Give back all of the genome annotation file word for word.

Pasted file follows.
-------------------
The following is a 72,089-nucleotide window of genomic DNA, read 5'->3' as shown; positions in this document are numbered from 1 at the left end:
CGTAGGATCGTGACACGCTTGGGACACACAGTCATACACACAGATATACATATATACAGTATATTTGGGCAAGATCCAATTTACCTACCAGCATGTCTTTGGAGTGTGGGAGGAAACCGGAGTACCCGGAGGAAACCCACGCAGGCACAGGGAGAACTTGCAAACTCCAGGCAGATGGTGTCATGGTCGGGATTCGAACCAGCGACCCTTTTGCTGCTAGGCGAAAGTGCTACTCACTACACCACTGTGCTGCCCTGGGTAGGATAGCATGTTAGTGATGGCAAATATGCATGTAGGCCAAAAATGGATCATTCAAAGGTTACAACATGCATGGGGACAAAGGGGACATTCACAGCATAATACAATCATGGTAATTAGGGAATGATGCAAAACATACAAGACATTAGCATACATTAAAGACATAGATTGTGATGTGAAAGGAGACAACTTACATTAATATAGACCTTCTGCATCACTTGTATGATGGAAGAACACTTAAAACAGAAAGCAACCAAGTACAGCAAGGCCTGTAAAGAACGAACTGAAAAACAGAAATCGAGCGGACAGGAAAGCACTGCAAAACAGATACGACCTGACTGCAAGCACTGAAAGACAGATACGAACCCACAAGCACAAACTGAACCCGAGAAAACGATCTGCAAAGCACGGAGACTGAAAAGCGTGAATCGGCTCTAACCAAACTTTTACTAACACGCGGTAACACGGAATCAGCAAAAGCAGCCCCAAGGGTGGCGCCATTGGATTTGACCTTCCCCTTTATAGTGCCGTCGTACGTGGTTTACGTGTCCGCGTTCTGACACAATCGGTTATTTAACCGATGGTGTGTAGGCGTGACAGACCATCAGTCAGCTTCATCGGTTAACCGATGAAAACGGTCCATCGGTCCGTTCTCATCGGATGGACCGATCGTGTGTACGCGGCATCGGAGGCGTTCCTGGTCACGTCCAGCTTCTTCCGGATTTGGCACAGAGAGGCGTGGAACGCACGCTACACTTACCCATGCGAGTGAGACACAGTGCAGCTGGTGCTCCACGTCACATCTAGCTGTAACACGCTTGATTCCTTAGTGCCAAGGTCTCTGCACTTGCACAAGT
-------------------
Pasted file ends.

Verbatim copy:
The following is a 72,089-nucleotide window of genomic DNA, read 5'->3' as shown; positions in this document are numbered from 1 at the left end:
CGTAGGATCGTGACACGCTTGGGACACACAGTCATACACACAGATATACATATATACAGTATATTTGGGCAAGATCCAATTTACCTACCAGCATGTCTTTGGAGTGTGGGAGGAAACCGGAGTACCCGGAGGAAACCCACGCAGGCACAGGGAGAACTTGCAAACTCCAGGCAGATGGTGTCATGGTCGGGATTCGAACCAGCGACCCTTTTGCTGCTAGGCGAAAGTGCTACTCACTACACCACTGTGCTGCCCTGGGTAGGATAGCATGTTAGTGATGGCAAATATGCATGTAGGCCAAAAATGGATCATTCAAAGGTTACAACATGCATGGGGACAAAGGGGACATTCACAGCATAATACAATCATGGTAATTAGGGAATGATGCAAAACATACAAGACATTAGCATACATTAAAGACATAGATTGTGATGTGAAAGGAGACAACTTACATTAATATAGACCTTCTGCATCACTTGTATGATGGAAGAACACTTAAAACAGAAAGCAACCAAGTACAGCAAGGCCTGTAAAGAACGAACTGAAAAACAGAAATCGAGCGGACAGGAAAGCACTGCAAAACAGATACGACCTGACTGCAAGCACTGAAAGACAGATACGAACCCACAAGCACAAACTGAACCCGAGAAAACGATCTGCAAAGCACGGAGACTGAAAAGCGTGAATCGGCTCTAACCAAACTTTTACTAACACGCGGTAACACGGAATCAGCAAAAGCAGCCCCAAGGGTGGCGCCATTGGATTTGACCTTCCCCTTTATAGTGCCGTCGTACGTGGTTTACGTGTCCGCGTTCTGACACAATCGGTTATTTAACCGATGGTGTGTAGGCGTGACAGACCATCAGTCAGCTTCATCGGTTAACCGATGAAAACGGTCCATCGGTCCGTTCTCATCGGATGGACCGATCGTGTGTACGCGGCATCGGAGGCGTTCCTGGTCACGTCCAGCTTCTTCCGGATTTGGCACAGAGAGGCGTGGAACGCACGCTACACTTACCCATGCGAGTGAGACACAGTGCAGCTGGTGCTCCACGTCACATCTAGCTGTAACACGCTTGATTCCTTAGTGCCAAGGTCTCTGCACTTGCACAAGT